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“It is much more important to know what sort of a patient has a disease than what sort of a disease a patient has.” - Sir William Osler

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    Sunday, March 27, 2005
    Once Upon an Easter

    I finished residency more than ten years ago, so I think it's safe for me to tell you this story.

    Way back when I was a third-year resident in San Francisco, my brother had just moved to SF a few months before and we had decided to attend Easter services at Grace Cathedral. (I was what is politely known as a "lapsed Christian" at the time. This would have been my first Easter church service in several years. My brother, well, I won't speak for him.) I was up and getting ready when my phone rang - at 7:30 am. I assumed it was my brother and answered. It was not my brother; it was my chief resident. We will call him Bill. Here is the conversation verbatim.


    "Hi, Alice."

    "Hey, Bill, what are you calling so early for?" (beat) "Oh, shit."

    "Alice, I need your help. [Resident X] has called in sick and I really need someone to cover today."

    "Look, Bill, I know you need help but isn't there anybody else you can call? It's Easter Sunday, I'm supposed to go to church with my brother and this is the third time you've called me in this year!" (Fact. It was.)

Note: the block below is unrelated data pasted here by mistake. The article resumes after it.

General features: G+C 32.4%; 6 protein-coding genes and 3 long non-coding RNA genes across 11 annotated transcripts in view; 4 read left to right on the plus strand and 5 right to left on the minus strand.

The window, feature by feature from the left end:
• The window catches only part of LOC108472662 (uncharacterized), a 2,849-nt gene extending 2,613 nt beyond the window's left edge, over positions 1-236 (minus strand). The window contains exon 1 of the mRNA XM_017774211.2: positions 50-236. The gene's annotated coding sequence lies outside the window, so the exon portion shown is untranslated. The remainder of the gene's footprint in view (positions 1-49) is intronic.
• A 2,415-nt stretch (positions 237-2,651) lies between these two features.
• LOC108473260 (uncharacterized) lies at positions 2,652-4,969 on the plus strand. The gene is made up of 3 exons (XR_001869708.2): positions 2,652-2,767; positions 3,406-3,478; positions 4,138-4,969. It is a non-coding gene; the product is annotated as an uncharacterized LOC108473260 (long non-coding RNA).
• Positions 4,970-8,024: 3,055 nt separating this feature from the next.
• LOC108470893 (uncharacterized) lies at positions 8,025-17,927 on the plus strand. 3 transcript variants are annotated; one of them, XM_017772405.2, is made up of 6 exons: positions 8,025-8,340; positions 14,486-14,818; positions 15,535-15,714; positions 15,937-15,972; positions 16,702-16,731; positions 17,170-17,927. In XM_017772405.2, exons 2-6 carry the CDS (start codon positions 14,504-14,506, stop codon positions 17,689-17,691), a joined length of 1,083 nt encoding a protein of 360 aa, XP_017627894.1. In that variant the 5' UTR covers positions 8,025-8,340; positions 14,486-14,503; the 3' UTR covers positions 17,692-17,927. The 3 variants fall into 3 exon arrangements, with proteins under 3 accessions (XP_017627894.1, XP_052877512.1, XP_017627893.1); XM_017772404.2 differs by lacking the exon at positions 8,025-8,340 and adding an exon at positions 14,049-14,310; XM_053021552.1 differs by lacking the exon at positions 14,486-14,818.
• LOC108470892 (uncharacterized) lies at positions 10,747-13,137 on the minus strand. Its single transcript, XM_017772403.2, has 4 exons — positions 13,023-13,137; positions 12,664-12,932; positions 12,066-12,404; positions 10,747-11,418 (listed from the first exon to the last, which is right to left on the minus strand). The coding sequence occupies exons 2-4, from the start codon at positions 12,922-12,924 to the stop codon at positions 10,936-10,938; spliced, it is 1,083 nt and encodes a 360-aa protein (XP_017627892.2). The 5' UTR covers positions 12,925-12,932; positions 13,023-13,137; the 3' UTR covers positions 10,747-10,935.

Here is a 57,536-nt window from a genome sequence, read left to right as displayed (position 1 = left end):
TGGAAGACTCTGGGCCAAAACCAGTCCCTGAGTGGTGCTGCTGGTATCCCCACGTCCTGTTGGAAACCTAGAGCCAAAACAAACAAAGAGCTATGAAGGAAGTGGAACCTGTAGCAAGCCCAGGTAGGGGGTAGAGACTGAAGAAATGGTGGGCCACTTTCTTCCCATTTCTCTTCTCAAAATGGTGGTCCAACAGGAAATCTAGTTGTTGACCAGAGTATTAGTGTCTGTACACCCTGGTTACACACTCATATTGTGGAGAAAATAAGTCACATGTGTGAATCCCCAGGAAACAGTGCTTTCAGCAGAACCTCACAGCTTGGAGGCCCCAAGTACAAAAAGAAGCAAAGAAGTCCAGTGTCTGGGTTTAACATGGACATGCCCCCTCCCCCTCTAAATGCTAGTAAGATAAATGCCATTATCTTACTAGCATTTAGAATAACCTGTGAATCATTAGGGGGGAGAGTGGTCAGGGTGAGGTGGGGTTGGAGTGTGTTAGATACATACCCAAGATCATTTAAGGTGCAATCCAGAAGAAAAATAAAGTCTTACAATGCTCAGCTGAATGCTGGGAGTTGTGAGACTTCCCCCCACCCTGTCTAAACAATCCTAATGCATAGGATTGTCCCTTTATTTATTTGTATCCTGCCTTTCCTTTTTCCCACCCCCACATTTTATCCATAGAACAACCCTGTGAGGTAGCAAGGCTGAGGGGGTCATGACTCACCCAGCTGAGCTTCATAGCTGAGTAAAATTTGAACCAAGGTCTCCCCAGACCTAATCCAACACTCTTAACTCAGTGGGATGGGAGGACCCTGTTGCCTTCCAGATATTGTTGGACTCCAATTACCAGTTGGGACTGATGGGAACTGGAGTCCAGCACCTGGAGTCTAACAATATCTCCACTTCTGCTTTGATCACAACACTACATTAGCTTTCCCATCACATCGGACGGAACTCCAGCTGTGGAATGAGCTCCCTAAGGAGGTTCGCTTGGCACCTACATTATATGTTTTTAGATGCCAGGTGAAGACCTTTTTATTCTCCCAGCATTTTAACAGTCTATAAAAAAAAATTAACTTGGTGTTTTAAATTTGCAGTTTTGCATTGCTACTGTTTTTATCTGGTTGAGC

"Listen to me. If you will help me out, I will see that you get an extra week's vacation this year." (Totally illegal and against all the rules of the National Board of Internal Medicine. We are talking Animal House territory here.)

    (Two-second pause) "Okay."

    I said not another word, called my brother and canceled, showed up for work and gave a hundred and ten percent that Easter Sunday. Bill was as good as his word. I got that extra week. He told me later, "Alice, one thing I've always admired about you is that you know the value of a bribe."

    And I knew what he meant. I just grinned and told him that was why we got along so well. I still cackle every time I think about that episode (and I still haven't told my father to this day, though I'm sure he'd get a kick out of it). It was probably the most rebellious thing I've ever done.



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